Jenny gave King Persimmon the rest of her chocolate buttons. Then she walked out onto the landing so that she could think clearly. Molly hurried over to her and Jenny leaned close to whisper in her ear:
‘Molly, I think somebody needs to speak to The Knave Prince. And ask him what the King was doing just before he lost his memories.’
‘And someone also needs to ask him why he told the King that banging his drum would bring back his memories,’ whispered Molly.
Queen Peony moved closer to hear what Jenny and Molly were whispering about. A few of her Fairies were fluttering around her, fanning her with bright Red tulip petals. She shooed them away with her hand.
‘Thank you, Fairies. But I am perfectly cool. Right now I need to speak with Princess Molly and her Sister-witch.’
The Queen turned to Molly and Jenny and smiled bravely: ‘Already, you have been a great help. The King seems to be much better now. But I fear his head is still quite empty. I am going to ask Witch Dewdrop and Witch Cornflower to keep watch over him. Have you any idea what we can do next?’
Jenny glanced at Molly and then she told the Queen, very politely, that it might be a good idea to send for the Knave Prince Sorrel, and ask him if he knew anything useful about the King’s memories.
Queen Peony looked at Jenny and frowned.
Now, Fairy Queens can be quite frightening sometimes, but Jenny knew that the safety of the Kingdom of Raggedy Lyme and of the Real World was threatened, so she had to speak her mind: ‘Queen Peony, Molly and I think that the King’s brother, the Knave Prince Sorrel, does not want King Persimmon to remember.
‘And that is why he told him to make all that noise, so it would jumble up his thoughts,’ said Molly.
The Queen looked dismayed: ‘Do you think it is the Knave Prince Sorrel who has stolen the King’s memories? Prince Sorrel has always been a very loyal Guardian and a KEEPER of the LOST things. I cannot believe he would do such a thing.’
But just then Grandma Lily came hurrying over to join them. She was looking very worried indeed: ‘Your Majesty,’ she exclaimed, ‘I have just received a message from the Roaming Witches. The LOST things are unguarded. The Knave Prince Sorrel has abandoned his duties and is now hiding in his Ebony Palace. He has closed his Palace Doors and will speak to no-one.’
The air became filled with Fairy whispering.
Queen Peony took a moment to consider the situation then she spoke to the air around her: ‘Fairies, alert All the King’s Men. They must go immediately to the LOST things and keep them in order. And send for my Raggedy Knights. For we must travel to the Far Edge of The Kingdom. To the Ebony Palace. Nobody, not even the King’s brother, may hide from the Queen.’
Grandma Lily looked very surprised: ‘Queen Peony, these are dangerous times! Does your Majesty intend to leave the safety of the Castle?’
‘Yes, Lily, I do. The Kingdom of Raggedy Lyme is in danger. And the King is not himself at the moment. So I will take my Raggedy Knights and defend the Kingdom for him. I hope you will all help me.’
Grandma Lily took a small step forward and bowed: ‘Your Majesty, you may depend upon the support of myself and all of the White Witches of Raggedy Lyme. And if it becomes necessary I am sure that the White Witches of the Real World will also offer their support. They have already been told of the situation.’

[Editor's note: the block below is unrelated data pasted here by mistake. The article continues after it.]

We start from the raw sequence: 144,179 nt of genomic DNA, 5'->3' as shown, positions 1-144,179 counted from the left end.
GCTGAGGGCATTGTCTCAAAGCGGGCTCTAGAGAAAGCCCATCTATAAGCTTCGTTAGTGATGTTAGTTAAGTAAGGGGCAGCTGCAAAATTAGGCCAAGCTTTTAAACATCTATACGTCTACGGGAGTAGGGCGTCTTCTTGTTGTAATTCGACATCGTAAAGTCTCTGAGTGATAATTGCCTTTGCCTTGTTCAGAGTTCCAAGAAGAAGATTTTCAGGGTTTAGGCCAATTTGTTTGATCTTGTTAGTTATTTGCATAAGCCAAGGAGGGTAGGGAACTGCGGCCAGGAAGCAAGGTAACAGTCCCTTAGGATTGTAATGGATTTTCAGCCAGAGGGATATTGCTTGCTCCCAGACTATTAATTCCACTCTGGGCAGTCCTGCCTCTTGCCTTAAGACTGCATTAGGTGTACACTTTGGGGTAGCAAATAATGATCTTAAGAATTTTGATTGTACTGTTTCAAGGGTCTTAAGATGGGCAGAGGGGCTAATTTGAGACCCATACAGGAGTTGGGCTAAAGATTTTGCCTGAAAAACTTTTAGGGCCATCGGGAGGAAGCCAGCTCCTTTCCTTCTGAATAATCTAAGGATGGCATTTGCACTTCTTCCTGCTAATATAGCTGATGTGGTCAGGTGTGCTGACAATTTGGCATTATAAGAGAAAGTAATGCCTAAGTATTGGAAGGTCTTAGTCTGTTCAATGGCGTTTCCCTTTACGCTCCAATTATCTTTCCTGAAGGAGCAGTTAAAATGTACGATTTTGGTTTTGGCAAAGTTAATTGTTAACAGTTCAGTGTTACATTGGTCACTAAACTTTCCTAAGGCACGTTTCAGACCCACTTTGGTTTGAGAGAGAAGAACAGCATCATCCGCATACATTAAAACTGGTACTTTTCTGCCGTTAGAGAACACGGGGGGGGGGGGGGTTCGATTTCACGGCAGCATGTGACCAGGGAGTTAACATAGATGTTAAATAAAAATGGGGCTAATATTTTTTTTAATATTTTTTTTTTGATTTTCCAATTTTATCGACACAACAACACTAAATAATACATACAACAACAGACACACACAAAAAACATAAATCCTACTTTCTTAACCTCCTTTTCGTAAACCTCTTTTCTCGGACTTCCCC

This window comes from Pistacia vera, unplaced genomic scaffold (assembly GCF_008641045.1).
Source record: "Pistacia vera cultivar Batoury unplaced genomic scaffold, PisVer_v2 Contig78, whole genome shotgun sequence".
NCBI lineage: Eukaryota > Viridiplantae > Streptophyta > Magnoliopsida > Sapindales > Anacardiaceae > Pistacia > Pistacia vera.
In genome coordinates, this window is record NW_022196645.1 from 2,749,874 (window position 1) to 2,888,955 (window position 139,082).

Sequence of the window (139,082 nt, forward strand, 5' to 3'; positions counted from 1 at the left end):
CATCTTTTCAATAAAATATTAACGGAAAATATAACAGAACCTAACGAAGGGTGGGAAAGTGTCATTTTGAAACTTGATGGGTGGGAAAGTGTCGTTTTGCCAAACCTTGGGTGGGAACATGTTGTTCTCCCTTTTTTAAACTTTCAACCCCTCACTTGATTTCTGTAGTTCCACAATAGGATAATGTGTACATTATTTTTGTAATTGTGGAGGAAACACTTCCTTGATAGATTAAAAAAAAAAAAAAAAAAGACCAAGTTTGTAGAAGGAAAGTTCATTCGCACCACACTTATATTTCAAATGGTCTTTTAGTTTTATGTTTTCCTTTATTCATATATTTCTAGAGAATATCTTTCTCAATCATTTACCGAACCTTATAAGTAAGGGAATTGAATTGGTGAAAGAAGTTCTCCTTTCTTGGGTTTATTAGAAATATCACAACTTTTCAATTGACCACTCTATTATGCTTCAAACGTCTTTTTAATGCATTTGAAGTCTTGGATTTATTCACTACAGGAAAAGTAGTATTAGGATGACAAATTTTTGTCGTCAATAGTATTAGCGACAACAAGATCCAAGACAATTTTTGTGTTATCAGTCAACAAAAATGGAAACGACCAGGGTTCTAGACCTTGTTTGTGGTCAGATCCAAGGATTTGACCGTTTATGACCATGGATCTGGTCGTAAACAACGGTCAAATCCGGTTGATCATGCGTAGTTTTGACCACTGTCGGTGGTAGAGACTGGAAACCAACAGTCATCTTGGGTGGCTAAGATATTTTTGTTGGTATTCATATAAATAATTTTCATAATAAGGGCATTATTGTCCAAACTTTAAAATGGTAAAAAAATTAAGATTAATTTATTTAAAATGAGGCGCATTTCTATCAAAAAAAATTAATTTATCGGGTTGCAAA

‘Thank you, Grand Witch Lily,’ said Queen Peony.
Jenny turned to Molly and smiled and together they bowed before Queen Peony: ‘We will help you, Your Majesty,’ they said with a single voice.
Then suddenly a fluttering whirlwind of Silver and Green and Blue filled the air above them. And slowly the fluttering became organised into a single magnificent spiral of Fairies circling around their queen and whispering their support. Jenny watched their tiny wings carry them away, back into the air above.
‘Thank you,’ said Queen Peony. ‘Then let us waste no more time. We will gather in the Old Hall to eat a fine meal. And then we must prepare to leave.’
So Jenny and Molly and Grandma Lily made their way down the spiral staircase, which was a lot easier than going up the spiral staircase. They hurried back to the Old Hall, where the great table was already set with a magnificent banquet. Jenny wasn’t really sure whether this was lunch or supper or even breakfast because time in Raggedy Lyme was not divided into days. But she enjoyed eating it whatever it was. And she only worried a little about the adventure she was about to have, which was really only the next part of the adventure that she had been having ever since she had stepped into THE CUPBOARD UNDER THE STAIRS. Then, suddenly, she remembered her parents, asleep in the lounge.
What if they were awake and wondering where she was?
What if they were wondering where Grandma Lily was!
She had done so many things since she arrived in Raggedy Lyme. And doing those things must have taken longer than the time it takes to have a nap in front of the television.
‘They won’t be worried,’ said Molly.
Jenny turned to her: ‘Pardon?’
‘Your Mum and Dad. They won’t know you’re gone, They’re still asleep, just like you left them. Because no time has passed there. That’s part of the magic of Raggedy Lyme. Time passes differently here. It can all be squashed into a single moment of Real World time.’
‘Oh!’ said Jenny, feeling slightly reassured. Then she frowned: ‘How did you know that was what I was worrying about?’
Molly laughed: ‘Because, Jenny Berry, I can hear your thoughts. And if you listen really carefully, you will be able to hear mine.’